The fallout from a pair of incidents earlier in the weekend has slammed headfirst into a pair of Notre Dame football players, one in particular.
In as strongly a worded statement as you’ll ever see from a head coach, Brian Kelly announced that senior safety Max Redfield has been dismissed from the Irish football program. Additionally, cornerback Devin Butler has been indefinitely suspended.
Butler was arrested on charges of battery to law enforcement and resisting law enforcement after an incident outside of a drinking establishment just off the South Bend school’s campus. A probable cause affidavit stated that “a police officer said the player punched and slammed him to the ground outside a bar.”
Redfield was one of five Irish players arrested and charged with misdemeanor possession of marijuana in an incident Friday night. Additionally, he was charged with one count each of possession of a handgun without a license.
The other four players involved in the Redfield incident, sophomore linebacker Te’von Coney, sophomore running back Dexter Williams, redshirt freshman cornerback Ashton White and freshman receiver Kevin Stepherson, “will be subject to disciplinary measures internal to the football program,” Kelly stated. In addition to the weed charges, Stepherson and Williams were also charged with one count each of possession of a handgun without a license.
Below is Kelly’s statement, in its entirety.
During the past 24 hours, I have met with each of the members of our team involved in the two incidents that occurred over the weekend, reviewed the evidence available to me, and consulted with others involved in the leadership of our team and the University. That process has only served to deepen my disappointment in the poor decisions made by these young men. Their conduct fell far short of what we expect from those who represent our football team and this great university.
On the basis of my review, I have decided to dismiss Max Redfield from our football team and place Devin Butler on indefinite suspension. The other individuals, while not being separated from the team, will be subject to disciplinary measures internal to the football program.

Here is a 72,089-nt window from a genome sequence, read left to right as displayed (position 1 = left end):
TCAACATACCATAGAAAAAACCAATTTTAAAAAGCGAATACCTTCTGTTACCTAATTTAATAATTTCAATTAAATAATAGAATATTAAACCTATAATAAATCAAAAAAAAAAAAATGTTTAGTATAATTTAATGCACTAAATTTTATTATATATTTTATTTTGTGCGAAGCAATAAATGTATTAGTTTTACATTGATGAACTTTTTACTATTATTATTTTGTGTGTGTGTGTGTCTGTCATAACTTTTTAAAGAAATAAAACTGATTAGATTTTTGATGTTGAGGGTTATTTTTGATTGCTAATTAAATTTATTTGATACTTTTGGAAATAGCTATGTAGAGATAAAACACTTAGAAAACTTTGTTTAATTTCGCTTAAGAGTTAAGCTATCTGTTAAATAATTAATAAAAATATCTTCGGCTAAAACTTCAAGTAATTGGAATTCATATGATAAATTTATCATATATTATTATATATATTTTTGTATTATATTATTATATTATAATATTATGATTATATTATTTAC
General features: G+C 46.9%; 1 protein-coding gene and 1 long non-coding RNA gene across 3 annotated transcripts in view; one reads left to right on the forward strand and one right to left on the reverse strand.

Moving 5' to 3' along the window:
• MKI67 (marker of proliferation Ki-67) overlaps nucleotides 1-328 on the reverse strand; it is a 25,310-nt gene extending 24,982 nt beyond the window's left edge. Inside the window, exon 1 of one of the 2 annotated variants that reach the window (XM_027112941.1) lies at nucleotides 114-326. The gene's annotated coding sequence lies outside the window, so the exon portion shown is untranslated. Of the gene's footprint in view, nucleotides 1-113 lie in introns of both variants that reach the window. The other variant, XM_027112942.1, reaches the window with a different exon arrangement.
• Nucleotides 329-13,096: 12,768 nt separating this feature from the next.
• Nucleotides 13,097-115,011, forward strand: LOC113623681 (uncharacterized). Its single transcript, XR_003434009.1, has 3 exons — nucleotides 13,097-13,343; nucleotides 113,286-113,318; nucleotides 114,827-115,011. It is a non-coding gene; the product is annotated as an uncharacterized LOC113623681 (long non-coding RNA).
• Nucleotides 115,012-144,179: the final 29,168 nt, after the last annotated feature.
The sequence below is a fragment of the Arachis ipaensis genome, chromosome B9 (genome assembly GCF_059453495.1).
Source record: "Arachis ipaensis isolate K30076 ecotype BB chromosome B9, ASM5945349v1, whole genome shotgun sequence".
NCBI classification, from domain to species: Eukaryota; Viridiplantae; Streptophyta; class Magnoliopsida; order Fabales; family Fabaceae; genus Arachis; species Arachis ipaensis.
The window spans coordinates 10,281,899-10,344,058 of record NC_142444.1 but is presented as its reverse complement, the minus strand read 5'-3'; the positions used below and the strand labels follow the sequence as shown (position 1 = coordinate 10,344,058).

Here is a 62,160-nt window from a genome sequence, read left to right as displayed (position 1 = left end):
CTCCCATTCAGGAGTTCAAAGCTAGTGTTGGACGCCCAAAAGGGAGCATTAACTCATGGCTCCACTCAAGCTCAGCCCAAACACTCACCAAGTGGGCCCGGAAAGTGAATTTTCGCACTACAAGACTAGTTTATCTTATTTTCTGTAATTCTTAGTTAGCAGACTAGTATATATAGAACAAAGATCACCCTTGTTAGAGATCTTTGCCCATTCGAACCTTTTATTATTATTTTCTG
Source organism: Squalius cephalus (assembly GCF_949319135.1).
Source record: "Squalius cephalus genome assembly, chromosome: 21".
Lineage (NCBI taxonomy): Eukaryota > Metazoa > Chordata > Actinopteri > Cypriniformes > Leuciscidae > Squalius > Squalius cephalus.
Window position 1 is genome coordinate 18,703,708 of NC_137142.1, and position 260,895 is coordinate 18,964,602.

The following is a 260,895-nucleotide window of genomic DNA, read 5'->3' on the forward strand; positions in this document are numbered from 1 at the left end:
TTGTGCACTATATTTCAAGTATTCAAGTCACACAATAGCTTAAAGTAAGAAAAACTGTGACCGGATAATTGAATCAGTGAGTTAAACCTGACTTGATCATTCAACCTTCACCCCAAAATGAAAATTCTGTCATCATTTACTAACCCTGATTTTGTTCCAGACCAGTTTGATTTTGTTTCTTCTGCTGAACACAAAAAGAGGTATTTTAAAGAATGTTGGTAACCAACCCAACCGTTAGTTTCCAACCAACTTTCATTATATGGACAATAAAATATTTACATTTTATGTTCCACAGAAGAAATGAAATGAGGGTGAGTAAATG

In making this announcement it is important to stress that all of the players involved in these two incidents remain subject to justice system and University discipline, and those processes could yet impact their standing with the University and the team. At Notre Dame, where we place so much importance on the integration of students who are athletes into the broader university, the primary responsibility for discipline lies, as it should, with the University’s Office of Community Standards. But even within that system, there are times when a player’s conduct so clearly fails to meet the standards I have set for our football team that it is appropriate to take action independent of any decision that might be made by the Office of Community Standards. This is such an instance. The expectations we set for the members of our team are high, but they are especially so for the upperclassmen who are expected to provide leadership and a positive example to the other members of the team. Max and, at least at this stage in the review of his case, Devin, have failed in that regard and so have lost the privilege of continuing to be part of our team.
A two-year starter for the Irish, Redfield was fourth on the team in tackles last season. He was expected to start again in 2016.
Butler has played in 37 games his first three seasons with the Irish. He started two games in 2014 and the regular-season finale in 2015. He was projected as a starting corner exiting the spring before a foot injury in mid-June was expected to sideline him for up to four months.